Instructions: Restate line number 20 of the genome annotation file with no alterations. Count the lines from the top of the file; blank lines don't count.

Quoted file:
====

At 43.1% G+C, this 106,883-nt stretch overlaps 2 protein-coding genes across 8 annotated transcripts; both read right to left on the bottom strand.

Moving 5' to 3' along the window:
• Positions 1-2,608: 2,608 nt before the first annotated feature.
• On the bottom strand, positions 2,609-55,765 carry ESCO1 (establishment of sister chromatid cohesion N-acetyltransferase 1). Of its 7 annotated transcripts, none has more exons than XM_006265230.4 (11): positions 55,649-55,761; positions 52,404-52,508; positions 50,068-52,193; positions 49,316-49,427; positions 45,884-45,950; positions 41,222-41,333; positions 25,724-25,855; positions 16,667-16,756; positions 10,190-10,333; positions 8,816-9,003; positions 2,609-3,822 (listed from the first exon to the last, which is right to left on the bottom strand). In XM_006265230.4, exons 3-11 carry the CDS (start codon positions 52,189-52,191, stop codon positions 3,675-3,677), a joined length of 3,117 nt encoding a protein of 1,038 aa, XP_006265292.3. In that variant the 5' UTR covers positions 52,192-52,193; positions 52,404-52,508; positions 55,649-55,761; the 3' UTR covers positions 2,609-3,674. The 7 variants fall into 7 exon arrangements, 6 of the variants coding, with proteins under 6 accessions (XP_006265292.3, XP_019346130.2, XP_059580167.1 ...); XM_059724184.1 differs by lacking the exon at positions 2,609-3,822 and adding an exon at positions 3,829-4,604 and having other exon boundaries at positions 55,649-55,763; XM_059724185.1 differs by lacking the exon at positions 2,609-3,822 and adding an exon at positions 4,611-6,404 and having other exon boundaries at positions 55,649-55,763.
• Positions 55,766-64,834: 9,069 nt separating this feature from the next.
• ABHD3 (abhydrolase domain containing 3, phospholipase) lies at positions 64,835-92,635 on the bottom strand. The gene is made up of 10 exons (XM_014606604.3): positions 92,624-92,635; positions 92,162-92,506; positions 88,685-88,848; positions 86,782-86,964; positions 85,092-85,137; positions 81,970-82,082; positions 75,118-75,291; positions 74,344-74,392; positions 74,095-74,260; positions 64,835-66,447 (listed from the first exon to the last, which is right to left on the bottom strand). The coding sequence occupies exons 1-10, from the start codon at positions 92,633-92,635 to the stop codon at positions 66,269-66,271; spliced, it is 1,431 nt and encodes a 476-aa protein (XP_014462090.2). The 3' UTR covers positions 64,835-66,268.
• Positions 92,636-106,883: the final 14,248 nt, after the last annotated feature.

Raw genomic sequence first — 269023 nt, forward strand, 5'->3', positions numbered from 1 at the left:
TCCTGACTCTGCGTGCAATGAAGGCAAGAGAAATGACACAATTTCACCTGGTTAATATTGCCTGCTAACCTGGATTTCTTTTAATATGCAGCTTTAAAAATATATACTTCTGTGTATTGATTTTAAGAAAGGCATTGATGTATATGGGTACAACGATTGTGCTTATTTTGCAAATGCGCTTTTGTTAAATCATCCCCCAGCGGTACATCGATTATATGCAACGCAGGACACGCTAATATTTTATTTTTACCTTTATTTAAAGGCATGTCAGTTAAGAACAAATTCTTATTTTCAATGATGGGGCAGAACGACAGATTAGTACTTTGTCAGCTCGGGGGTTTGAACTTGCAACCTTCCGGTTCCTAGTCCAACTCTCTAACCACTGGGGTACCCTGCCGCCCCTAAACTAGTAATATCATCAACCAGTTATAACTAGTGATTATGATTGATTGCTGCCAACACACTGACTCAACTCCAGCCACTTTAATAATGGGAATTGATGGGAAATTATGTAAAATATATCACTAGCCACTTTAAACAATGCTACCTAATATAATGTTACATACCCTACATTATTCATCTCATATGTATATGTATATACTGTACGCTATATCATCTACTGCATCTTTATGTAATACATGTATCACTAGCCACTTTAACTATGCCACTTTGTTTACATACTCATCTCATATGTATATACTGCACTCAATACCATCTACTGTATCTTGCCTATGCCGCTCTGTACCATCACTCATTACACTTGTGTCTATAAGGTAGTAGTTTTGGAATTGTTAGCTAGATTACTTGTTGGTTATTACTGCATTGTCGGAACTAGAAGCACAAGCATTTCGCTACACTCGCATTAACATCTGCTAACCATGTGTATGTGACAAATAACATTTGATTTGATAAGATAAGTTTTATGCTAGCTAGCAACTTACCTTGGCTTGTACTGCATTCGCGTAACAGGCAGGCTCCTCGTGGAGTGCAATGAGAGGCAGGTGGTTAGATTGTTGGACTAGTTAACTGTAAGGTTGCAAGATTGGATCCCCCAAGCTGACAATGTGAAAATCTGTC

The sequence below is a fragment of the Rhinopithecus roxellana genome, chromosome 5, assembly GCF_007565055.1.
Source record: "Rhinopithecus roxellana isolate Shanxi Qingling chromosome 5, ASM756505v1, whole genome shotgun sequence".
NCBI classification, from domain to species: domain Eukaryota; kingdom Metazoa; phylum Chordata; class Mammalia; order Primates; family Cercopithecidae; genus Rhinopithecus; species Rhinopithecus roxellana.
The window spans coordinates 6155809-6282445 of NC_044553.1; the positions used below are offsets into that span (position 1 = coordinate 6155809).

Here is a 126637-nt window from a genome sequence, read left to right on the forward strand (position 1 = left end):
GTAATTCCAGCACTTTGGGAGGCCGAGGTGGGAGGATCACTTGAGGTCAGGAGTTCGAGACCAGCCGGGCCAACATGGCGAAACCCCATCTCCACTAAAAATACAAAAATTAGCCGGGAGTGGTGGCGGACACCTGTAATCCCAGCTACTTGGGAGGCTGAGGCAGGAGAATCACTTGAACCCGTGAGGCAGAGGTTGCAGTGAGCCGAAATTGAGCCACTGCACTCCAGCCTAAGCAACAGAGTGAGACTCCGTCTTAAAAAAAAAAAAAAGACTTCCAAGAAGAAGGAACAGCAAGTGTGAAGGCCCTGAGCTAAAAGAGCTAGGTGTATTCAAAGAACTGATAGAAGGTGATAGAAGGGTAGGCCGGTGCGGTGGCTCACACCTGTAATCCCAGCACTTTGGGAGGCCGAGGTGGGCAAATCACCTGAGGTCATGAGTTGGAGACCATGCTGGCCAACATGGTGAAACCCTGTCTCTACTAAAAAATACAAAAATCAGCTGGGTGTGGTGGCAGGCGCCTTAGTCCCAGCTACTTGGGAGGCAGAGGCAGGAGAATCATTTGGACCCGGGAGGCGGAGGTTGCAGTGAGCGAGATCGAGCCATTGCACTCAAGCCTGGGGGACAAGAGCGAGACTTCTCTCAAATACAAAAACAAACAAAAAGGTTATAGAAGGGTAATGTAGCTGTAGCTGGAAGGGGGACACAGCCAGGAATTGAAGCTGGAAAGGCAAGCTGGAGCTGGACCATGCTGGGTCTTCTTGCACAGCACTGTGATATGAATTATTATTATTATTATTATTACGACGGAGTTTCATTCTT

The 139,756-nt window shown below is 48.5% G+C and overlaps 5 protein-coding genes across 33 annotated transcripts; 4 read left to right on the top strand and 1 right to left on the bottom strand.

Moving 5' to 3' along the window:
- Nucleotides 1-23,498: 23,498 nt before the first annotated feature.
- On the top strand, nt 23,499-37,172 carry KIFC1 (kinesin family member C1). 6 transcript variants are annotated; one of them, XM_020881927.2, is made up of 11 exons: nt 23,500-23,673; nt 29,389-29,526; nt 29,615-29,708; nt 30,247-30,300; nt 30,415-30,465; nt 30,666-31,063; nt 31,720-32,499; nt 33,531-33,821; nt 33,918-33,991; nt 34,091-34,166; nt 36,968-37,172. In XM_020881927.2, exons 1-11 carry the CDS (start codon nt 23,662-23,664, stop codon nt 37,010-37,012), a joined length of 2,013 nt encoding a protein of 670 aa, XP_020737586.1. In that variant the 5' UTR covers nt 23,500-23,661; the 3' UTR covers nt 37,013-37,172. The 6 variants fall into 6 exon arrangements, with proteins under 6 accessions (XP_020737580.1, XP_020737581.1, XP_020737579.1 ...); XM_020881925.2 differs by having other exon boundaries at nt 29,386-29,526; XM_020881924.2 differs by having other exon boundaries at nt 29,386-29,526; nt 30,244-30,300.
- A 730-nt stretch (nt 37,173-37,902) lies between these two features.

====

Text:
- A 730-nt stretch (nt 37,173-37,902) lies between these two features.